I am currently reading Team of Rivals by Doris Kearns Goodwin, a book which highlights the political genius of Abraham Lincoln, US president during the American Civil War of 1860/64.
Throughout that war, on top of having to find solutions to many other national challenges such as slavery which had been the root cause of the war, or party politics’ issues, Lincoln had to deal with his soldiers, and particularly his generals.
Being sometimes very critical of how politicians ran the country’s affairs, there were times when the military leadership sabotaged his actions deliberately, with the intention for him to loose the confidence of the population whose vote would decide who would be in charge for the next government.
Lincoln was a lawyer by profession. Many of his colleagues in the government team had as well law background. They understood well the importance of democratic institutions, and their role in preserving their prevalence.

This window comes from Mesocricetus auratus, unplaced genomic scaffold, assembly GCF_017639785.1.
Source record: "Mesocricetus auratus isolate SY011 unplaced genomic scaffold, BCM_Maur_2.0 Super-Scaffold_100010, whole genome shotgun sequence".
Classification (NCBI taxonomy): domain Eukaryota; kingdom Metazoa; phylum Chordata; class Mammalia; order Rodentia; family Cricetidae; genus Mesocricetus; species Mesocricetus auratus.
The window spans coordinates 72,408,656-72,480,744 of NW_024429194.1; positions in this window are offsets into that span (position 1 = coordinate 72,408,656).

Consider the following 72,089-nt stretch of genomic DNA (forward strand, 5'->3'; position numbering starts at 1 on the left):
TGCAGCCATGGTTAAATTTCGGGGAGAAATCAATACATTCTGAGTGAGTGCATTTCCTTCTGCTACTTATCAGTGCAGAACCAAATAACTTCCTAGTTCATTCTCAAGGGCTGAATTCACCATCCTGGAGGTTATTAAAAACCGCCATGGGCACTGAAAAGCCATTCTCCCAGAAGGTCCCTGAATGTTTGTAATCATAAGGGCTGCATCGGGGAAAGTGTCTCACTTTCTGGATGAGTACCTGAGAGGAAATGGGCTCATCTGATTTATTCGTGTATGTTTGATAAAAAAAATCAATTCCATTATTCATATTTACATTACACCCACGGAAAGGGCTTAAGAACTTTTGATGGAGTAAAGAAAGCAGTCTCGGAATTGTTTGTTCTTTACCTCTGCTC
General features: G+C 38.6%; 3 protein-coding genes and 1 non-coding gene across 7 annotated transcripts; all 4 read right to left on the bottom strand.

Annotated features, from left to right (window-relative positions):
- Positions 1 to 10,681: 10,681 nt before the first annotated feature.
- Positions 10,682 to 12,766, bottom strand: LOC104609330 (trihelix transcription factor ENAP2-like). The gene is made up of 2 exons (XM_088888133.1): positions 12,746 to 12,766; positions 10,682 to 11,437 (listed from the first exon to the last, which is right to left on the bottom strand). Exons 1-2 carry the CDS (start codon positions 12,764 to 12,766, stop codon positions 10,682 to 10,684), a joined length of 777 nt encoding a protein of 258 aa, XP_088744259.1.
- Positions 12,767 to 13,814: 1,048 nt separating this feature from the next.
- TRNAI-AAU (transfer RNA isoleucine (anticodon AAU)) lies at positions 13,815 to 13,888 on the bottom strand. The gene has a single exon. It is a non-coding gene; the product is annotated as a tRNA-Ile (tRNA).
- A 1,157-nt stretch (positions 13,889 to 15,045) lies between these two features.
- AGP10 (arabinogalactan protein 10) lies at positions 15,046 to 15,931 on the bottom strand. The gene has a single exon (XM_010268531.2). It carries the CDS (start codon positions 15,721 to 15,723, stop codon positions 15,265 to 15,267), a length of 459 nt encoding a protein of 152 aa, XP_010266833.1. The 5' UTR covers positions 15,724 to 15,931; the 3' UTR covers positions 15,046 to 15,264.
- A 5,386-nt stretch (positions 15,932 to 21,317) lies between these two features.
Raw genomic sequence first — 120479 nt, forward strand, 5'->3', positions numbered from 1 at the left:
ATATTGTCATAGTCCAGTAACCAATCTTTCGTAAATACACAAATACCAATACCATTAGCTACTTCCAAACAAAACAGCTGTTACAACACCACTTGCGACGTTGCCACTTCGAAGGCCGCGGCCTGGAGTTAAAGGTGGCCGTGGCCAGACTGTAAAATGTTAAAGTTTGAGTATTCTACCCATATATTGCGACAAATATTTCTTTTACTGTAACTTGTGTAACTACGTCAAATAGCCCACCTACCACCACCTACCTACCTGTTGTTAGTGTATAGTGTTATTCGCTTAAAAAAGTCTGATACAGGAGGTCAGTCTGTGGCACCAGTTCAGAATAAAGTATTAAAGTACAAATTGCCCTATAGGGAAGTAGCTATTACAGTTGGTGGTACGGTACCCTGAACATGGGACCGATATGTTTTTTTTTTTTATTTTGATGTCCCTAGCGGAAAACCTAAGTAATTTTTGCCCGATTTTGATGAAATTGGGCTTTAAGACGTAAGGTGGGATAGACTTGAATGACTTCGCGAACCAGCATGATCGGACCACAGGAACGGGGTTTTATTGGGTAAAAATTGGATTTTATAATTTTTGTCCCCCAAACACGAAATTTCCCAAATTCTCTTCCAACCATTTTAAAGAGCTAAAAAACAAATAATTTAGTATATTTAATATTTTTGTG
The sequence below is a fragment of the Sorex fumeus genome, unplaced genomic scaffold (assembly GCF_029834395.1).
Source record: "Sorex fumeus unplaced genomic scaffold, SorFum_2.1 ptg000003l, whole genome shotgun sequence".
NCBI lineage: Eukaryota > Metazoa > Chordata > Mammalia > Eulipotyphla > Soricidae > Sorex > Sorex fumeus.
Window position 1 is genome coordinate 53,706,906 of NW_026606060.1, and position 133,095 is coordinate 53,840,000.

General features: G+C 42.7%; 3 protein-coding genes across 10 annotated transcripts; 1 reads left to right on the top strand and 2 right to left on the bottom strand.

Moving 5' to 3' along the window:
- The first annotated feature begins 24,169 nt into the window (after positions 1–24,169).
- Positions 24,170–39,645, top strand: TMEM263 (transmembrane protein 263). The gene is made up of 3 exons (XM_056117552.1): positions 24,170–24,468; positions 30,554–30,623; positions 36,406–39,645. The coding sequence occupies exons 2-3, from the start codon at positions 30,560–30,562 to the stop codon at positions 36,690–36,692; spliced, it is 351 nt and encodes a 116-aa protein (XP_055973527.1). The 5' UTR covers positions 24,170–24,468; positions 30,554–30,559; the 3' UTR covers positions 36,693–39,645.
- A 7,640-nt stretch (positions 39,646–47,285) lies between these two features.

It may look futile to stress the significance of having the best lawyers of the land in the government. If they can also be honest and hardworking people for the good of the citizens, this would be the ideal situation.
Without a government that consists of the cream of intelligent and dedicated people, whose sole objective is to strengthen democratic institutions, and deliver services that render life worth living for the citizens, military coup like this one in Mali could happen.
The question one would raise is to know if these military leaders responsible of toppling Malian democratic institutions would be prosecuted. If they are not, there is a loophole somewhere in the Malian political system that needs closing. It isn’t enough to allow the possibility of military coups and promise democratic elections.
This would only be understandable if the military coup had been orchestrated from outside Mali, probably in the circles of foreigners, that promote external military [disguised as humanitarian] interventions to combat terrorism.